Advertiser letters: Legal fees election 2015 and be safe online over summer
- Credit: Archant
Letters, contributions and comments sent in to the Advertiser this week.
Legal fees letter welcome
Andy Erlam, lead petitioner, Tower Hamlets Election Petition 2015, writes:
John Biggs’ letter to the prime minister asking for the government to cover the £1.1m legal fees of the election petition (banning Lutfur Rahman from office) is welcome.
The government statement last week claiming that it was not involved in the Tower Hamlets case carried significant mistakes and was also issued without ministerial approval.
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The government was a party to the case on appeal in that the director of Public Prosecutions, the Attorney General and the Met Police all supported the petitioners as parties in the case, successfully opposing Rahman’s appeal.
True, the government did not take the original petition, because the law does not allow for that.
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Only voters can challenge an election.
Senior officers at Scotland Yard will give us an update on the criminal investigation on September 7 and we will visit the new Independent Office for Police Conduct to lodge new information the same day.
Voting fraud is a crime. It is surprising that, after two police criminal investigations and 26 files of evidence, no-one has been charged.
Stay safe online
Lynn Gradwell, director, Barnardo’s London region, writes:
As we start the summer holidays, I would like to make your readers aware of the risks that our children face as they potentially spend more time online - and offer some tips on how to keep them safe.
Sadly, we know that many children are seeing inappropriate content online. It is a deeply disturbing fact that children can stumble across pornography, and the ease with which children can live-stream themselves online is something that all parents should be aware of. Children with phones and tablets are effectively taking a TV crew into their bedroom and being able to broadcast to people they don’t know.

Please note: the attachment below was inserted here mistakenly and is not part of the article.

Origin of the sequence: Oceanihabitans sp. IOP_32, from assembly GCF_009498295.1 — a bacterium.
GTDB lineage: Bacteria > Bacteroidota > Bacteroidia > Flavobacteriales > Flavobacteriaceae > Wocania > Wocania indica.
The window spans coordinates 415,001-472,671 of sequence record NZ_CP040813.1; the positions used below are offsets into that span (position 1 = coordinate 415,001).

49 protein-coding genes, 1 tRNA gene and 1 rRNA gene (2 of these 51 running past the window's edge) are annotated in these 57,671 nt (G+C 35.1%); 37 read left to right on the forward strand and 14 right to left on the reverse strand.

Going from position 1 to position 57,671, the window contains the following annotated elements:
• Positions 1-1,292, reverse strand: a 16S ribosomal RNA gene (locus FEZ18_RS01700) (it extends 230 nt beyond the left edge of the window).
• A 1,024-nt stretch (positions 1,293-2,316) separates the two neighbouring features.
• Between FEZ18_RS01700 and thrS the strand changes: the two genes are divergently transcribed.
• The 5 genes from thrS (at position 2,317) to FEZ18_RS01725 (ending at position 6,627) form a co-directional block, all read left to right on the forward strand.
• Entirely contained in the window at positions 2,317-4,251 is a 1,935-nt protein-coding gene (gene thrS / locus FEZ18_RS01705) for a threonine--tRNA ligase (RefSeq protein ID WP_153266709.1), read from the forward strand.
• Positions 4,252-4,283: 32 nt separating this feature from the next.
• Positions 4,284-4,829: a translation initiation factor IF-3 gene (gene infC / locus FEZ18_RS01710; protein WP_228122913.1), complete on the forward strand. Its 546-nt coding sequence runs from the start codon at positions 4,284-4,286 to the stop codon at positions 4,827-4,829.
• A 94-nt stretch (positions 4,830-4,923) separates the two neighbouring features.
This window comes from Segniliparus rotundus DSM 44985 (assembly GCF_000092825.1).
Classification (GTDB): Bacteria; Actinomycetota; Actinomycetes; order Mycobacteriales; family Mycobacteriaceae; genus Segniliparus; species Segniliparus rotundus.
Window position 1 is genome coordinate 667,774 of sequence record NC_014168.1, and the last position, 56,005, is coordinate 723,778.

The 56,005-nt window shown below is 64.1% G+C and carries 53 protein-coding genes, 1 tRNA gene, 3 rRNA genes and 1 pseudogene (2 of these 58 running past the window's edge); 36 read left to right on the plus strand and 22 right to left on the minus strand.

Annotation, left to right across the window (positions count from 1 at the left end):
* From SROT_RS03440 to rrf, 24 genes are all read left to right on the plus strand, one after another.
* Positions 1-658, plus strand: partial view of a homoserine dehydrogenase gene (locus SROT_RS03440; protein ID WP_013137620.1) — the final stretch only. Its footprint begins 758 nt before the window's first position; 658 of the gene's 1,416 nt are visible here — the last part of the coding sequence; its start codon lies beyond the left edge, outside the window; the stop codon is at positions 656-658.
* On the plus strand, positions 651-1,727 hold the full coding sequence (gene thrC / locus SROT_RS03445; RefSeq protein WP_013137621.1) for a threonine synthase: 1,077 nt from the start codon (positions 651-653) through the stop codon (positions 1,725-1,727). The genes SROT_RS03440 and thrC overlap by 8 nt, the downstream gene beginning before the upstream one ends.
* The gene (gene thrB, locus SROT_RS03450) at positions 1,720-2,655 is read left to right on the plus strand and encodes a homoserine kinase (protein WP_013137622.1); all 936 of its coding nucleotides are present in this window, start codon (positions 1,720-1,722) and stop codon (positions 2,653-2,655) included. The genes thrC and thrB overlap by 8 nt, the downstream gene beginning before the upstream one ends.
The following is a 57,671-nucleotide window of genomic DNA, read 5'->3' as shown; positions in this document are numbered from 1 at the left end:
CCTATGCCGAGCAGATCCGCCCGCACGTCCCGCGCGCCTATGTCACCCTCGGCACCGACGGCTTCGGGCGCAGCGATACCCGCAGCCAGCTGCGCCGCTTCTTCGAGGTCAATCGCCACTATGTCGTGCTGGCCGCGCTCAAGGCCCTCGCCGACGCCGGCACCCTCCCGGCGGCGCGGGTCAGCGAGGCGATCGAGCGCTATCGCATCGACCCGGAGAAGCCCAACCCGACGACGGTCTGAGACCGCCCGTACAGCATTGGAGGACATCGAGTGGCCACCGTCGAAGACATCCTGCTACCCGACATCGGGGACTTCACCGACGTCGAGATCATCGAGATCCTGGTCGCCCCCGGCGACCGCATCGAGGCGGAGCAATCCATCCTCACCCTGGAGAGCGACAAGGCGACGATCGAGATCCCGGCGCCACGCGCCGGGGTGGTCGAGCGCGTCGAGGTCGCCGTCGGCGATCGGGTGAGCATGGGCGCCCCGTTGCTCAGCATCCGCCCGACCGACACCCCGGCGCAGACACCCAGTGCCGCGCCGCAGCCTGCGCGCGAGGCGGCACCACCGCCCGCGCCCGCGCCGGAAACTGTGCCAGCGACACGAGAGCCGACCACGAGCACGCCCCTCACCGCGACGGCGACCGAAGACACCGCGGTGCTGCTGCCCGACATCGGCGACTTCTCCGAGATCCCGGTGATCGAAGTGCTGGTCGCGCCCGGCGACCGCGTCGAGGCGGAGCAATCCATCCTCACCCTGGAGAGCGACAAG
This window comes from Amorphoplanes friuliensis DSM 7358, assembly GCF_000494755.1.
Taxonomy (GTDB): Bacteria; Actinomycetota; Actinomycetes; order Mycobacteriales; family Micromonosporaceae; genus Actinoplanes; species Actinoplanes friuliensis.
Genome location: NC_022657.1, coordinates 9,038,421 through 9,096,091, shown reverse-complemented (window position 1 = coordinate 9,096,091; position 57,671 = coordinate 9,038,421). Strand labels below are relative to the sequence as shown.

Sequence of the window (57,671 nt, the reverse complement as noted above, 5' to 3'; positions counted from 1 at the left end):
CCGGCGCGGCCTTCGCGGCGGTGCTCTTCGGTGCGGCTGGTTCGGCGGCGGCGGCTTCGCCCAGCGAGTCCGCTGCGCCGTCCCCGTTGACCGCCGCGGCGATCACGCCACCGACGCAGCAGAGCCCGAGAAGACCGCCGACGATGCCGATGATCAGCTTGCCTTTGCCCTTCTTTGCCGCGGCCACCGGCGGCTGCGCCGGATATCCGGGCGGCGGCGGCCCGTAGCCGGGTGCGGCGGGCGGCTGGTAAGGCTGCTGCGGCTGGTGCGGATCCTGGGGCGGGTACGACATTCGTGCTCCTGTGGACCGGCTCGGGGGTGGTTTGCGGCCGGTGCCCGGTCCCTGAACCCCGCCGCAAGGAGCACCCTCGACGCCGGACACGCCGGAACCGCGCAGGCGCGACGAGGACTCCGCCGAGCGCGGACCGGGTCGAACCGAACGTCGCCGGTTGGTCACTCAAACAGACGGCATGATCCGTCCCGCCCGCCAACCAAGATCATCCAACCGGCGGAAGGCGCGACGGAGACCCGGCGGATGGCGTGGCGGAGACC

We know that this can leave them open to grooming and abuse and can have an effect on their emotional health and wellbeing. We are particularly worried about grooming and children having contact with strangers online, sometimes being coerced or manipulated into sharing images.
In a bid to tackle on-line abuse and the devastating impact it can have, we would urge parents to try and understand the online world that their child is using. Learn about the games and apps they are using and make sure that parental controls, privacy setting and online filters are being used. Internet Matters has some great parental guides on everything from live-streaming to the sites, apps and games that your children might want to use.
If your child seems worried about something, talk to them. It’s vital that parents keep talking to their children about their online games and take a look together at what they are doing and who they are talking to.
Start a conversation and find out who they’re talking to online and what they’re talking about. You can report inappropriate behaviour or material to an organisation like CEOP ( Child Exploitation and Online Protection) and we would urge anyone looking for advice or support to go to barnardos.org.uk.
It’s worth remembering that the internet can also be a fantastic place for children to develop, to grow and achieve safely. It’s a place where they can reach out for support if they’re struggling with a particular issue – so there is a good side to the online world.
Wishing you a safe and happy summer.